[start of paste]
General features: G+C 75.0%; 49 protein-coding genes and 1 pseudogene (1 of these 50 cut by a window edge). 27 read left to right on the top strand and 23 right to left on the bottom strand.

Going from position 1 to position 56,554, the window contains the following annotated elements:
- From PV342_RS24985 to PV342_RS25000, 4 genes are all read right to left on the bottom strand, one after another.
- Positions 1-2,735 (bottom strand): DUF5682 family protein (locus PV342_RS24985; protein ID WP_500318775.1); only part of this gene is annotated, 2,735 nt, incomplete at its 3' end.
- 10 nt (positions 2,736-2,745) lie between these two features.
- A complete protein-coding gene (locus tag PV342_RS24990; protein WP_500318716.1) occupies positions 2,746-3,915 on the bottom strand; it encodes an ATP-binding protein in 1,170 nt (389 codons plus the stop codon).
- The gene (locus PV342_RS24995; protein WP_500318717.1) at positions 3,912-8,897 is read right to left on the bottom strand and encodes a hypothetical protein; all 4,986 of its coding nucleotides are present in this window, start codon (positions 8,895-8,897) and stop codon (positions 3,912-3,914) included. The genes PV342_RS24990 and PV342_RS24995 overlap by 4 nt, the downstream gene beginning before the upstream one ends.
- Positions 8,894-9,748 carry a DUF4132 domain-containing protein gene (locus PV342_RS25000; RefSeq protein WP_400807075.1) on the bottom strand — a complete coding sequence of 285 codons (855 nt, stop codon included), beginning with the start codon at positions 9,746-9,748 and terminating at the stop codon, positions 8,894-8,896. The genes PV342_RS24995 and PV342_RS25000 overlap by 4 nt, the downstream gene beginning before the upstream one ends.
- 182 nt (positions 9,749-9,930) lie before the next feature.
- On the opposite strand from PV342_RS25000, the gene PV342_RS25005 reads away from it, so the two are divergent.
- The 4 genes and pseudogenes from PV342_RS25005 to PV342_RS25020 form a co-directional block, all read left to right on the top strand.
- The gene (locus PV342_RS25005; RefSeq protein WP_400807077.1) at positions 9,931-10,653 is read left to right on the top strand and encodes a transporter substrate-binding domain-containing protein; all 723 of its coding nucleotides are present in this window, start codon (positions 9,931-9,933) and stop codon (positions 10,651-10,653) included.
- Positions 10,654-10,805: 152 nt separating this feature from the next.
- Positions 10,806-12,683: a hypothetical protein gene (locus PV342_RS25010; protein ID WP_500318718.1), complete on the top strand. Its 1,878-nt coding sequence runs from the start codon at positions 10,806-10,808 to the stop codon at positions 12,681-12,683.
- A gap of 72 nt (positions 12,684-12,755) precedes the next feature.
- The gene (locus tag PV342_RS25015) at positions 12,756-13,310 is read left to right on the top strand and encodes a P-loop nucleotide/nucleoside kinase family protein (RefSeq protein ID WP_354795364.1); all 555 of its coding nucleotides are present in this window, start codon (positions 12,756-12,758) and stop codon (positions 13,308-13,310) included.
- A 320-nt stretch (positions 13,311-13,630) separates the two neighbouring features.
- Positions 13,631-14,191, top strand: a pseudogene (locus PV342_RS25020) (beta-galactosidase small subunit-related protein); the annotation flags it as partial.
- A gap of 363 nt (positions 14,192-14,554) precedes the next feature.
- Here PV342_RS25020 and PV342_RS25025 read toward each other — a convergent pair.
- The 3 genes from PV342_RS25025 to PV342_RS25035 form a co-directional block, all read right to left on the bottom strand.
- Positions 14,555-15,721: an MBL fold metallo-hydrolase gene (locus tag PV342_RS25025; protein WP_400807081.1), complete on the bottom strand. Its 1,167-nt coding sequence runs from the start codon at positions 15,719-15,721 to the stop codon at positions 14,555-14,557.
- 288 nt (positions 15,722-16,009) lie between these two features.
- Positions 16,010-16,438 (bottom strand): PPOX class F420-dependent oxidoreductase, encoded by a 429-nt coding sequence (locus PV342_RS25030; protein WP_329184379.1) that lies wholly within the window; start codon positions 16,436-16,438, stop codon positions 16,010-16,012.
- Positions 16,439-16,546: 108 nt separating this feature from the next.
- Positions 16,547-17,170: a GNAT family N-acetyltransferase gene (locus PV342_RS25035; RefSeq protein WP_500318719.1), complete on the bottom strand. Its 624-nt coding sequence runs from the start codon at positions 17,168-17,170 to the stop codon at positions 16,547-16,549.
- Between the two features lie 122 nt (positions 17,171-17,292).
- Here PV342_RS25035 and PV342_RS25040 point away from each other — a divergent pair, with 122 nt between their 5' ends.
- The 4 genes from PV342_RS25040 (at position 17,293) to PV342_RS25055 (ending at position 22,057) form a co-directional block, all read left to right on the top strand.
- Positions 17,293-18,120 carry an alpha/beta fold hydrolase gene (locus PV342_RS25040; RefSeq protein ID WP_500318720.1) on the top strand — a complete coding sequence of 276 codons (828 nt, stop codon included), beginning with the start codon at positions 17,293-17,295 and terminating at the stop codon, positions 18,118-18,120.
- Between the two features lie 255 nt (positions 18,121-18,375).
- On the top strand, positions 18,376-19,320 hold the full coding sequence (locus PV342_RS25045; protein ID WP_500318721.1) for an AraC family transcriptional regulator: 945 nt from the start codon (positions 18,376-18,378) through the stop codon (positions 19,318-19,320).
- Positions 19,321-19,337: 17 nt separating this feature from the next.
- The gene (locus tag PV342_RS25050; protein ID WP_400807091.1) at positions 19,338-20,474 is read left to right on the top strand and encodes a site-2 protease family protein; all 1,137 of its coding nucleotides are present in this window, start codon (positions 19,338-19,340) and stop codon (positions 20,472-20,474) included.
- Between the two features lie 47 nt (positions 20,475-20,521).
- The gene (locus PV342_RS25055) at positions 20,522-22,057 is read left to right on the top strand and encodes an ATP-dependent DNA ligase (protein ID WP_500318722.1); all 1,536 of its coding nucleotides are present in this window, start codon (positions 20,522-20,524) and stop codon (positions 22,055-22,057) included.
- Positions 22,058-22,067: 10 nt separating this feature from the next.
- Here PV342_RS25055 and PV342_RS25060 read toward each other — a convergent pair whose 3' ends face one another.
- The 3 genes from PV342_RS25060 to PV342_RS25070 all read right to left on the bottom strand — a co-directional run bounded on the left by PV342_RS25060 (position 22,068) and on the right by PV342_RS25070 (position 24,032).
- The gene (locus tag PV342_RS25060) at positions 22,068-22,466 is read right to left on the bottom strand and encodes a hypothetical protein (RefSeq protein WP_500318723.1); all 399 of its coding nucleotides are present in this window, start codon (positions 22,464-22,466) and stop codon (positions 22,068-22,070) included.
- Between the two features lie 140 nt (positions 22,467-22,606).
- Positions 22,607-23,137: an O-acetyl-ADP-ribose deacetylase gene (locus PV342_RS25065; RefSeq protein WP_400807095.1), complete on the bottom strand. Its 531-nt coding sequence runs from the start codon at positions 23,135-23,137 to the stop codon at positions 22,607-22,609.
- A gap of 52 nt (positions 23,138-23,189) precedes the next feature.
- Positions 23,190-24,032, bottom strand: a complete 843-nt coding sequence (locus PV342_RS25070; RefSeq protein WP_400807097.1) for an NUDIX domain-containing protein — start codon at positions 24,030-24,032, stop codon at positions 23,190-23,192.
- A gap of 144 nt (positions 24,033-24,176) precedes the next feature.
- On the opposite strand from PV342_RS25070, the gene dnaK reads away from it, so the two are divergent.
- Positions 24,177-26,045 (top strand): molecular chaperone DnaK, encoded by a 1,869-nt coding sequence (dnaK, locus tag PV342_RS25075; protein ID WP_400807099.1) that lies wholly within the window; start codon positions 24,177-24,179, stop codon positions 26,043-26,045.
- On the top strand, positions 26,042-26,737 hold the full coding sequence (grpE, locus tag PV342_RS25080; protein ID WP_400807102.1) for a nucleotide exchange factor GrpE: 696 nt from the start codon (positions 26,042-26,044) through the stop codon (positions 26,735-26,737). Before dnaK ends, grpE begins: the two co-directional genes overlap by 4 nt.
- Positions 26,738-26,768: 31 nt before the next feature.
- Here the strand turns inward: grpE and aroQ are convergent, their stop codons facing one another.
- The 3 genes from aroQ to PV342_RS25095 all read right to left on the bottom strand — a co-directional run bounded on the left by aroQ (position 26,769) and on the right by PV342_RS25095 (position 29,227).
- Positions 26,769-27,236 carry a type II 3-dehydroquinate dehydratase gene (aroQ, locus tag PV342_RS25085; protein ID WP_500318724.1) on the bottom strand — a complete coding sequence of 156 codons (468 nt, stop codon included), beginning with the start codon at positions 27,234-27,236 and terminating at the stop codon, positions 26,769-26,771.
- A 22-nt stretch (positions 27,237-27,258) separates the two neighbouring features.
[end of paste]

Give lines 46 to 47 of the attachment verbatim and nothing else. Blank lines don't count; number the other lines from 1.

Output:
- On the opposite strand from PV342_RS25070, the gene dnaK reads away from it, so the two are divergent.
- Positions 24,177-26,045 (top strand): molecular chaperone DnaK, encoded by a 1,869-nt coding sequence (dnaK, locus tag PV342_RS25075; protein ID WP_400807099.1) that lies wholly within the window; start codon positions 24,177-24,179, stop codon positions 26,043-26,045.